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Lincoln Park Zoo

Lincoln Park Zoo

Some things in life really are free, and you can enjoy them any day of the year at the Lincoln Park Zoo. One of the last free-admission zoos in America, the 35-acre grounds are home to 1,200 animals, representing 230 species. Among them is this 1,700-pound polar bear, getting up close and personal with some visitors. 960 1280

Lincoln Park Zoo  

Billy Goat Tavern

Billy Goat Tavern

Feel the allure of newspapers’ glory days with a visit to this tavern. Tucked in a corner of Michigan Avenue, beneath elevated railroad tracks, the pub achieved its legendary status through newspaper columns by Pulitzer Prize-winning columnist Mike Royko. Enter at your own risk (think: Curse of the Billy Goat story)...and order a cheezborger! 960 1280

Brent Payne, flickr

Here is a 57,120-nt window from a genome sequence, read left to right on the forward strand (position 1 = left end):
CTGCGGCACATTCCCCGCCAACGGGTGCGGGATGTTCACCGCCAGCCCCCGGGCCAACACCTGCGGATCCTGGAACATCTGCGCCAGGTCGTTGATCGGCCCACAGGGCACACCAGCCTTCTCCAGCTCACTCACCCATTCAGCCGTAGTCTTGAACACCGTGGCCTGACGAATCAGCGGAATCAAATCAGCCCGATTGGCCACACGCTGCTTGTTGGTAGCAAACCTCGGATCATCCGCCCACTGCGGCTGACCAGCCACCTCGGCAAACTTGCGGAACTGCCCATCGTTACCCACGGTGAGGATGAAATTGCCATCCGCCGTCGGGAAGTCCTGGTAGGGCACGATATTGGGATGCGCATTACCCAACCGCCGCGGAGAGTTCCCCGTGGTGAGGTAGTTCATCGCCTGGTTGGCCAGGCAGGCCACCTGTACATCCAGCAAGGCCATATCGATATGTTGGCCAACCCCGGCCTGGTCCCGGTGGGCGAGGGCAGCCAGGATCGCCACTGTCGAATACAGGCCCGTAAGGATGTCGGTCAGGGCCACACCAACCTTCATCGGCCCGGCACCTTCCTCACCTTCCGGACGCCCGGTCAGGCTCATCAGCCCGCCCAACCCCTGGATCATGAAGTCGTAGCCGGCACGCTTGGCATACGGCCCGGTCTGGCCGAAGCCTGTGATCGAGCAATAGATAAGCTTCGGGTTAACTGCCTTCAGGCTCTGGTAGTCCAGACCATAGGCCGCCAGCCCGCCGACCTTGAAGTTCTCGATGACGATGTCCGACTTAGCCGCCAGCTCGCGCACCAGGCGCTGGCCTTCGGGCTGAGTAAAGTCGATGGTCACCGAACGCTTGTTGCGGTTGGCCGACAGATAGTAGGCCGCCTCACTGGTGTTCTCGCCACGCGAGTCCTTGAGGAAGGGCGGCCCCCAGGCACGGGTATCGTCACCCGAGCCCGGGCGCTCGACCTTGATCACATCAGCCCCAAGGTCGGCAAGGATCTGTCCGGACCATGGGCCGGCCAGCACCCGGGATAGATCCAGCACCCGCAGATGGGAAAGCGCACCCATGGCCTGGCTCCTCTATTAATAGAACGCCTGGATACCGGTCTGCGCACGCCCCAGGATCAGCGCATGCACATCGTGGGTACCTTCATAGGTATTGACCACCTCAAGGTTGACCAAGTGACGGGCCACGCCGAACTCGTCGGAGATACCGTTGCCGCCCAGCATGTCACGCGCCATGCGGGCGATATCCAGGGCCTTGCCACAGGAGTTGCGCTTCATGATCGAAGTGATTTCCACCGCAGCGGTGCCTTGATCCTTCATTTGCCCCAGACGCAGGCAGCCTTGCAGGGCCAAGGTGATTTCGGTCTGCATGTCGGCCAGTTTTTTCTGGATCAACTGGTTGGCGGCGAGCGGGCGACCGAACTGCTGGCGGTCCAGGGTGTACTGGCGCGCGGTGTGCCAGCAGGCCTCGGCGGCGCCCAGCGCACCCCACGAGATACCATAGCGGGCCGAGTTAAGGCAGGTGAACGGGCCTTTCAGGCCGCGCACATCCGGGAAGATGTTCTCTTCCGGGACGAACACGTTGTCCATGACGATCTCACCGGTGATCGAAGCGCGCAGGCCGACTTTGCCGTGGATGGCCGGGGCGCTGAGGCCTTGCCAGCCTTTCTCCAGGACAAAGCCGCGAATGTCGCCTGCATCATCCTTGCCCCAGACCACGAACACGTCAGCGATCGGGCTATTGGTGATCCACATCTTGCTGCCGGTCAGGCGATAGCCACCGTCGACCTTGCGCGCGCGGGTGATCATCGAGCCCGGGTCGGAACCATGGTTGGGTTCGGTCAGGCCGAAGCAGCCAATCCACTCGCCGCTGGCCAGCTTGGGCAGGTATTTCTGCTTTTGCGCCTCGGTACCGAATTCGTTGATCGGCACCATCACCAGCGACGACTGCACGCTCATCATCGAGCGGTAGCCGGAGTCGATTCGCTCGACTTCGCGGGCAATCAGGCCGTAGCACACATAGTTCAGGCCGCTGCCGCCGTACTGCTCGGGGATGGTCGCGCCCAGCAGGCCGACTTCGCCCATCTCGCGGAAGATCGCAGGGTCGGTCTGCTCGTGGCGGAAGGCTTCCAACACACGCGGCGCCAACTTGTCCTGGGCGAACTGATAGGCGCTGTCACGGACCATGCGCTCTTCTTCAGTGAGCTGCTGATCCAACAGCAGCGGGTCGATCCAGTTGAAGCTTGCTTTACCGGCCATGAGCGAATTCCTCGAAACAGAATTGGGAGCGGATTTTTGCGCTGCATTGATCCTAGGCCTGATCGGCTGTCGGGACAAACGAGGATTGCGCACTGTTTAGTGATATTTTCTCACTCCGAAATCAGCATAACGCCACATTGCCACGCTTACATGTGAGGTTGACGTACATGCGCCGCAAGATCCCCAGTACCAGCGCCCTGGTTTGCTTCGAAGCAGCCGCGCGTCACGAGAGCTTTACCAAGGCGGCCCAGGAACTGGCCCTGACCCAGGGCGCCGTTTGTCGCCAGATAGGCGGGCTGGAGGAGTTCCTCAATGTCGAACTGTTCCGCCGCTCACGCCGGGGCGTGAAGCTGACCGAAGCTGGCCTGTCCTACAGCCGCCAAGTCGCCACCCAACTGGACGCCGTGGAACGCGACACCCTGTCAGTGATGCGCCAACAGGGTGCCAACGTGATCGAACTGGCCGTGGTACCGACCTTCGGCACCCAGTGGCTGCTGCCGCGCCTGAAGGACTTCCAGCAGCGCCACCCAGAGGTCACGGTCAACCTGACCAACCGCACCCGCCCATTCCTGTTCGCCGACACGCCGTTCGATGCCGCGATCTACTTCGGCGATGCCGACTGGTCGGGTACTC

The Bean

The Bean

There’s just something about Millennium Park’s Bean; people are drawn to the sculpture’s massive shiny, mirrored surface. They come up to it, gaze at their reflections, and the city skyline’s, and take advantage of some great photo-taking ops. Go ahead, you know you want to do the same. 960 1280

HIsham Ibrahim/The Image Bank/Getty Images  

Willis Tower

Willis Tower

Shooting 1,451 feet into the air, this 108-story skyscraper was the tallest building in the world when it was completed in 1973 -- a distinction it held for the next 25 years. Head to its Skydeck, on the 103rd floor; on a clear day, you can see across the plains of Illinois...and Lake Michigan...to Indiana, Michigan and Wisconsin. Most astoundingly, visitors can actually feel the building sway on a windy day.  960 1280

Choose Chicago / City of Chicago  

Budget Travel

India
India

India

Increase your backpacker cred by touring this equally colorful and chaotic country. For all its frustrations, India provides far more soul-stirring moments, like seeing the peaceful birthplace of yoga, in Rishikesh; the spiritually cleansing Ganges River and the grandest monument to love, the Taj Mahal. 960 1280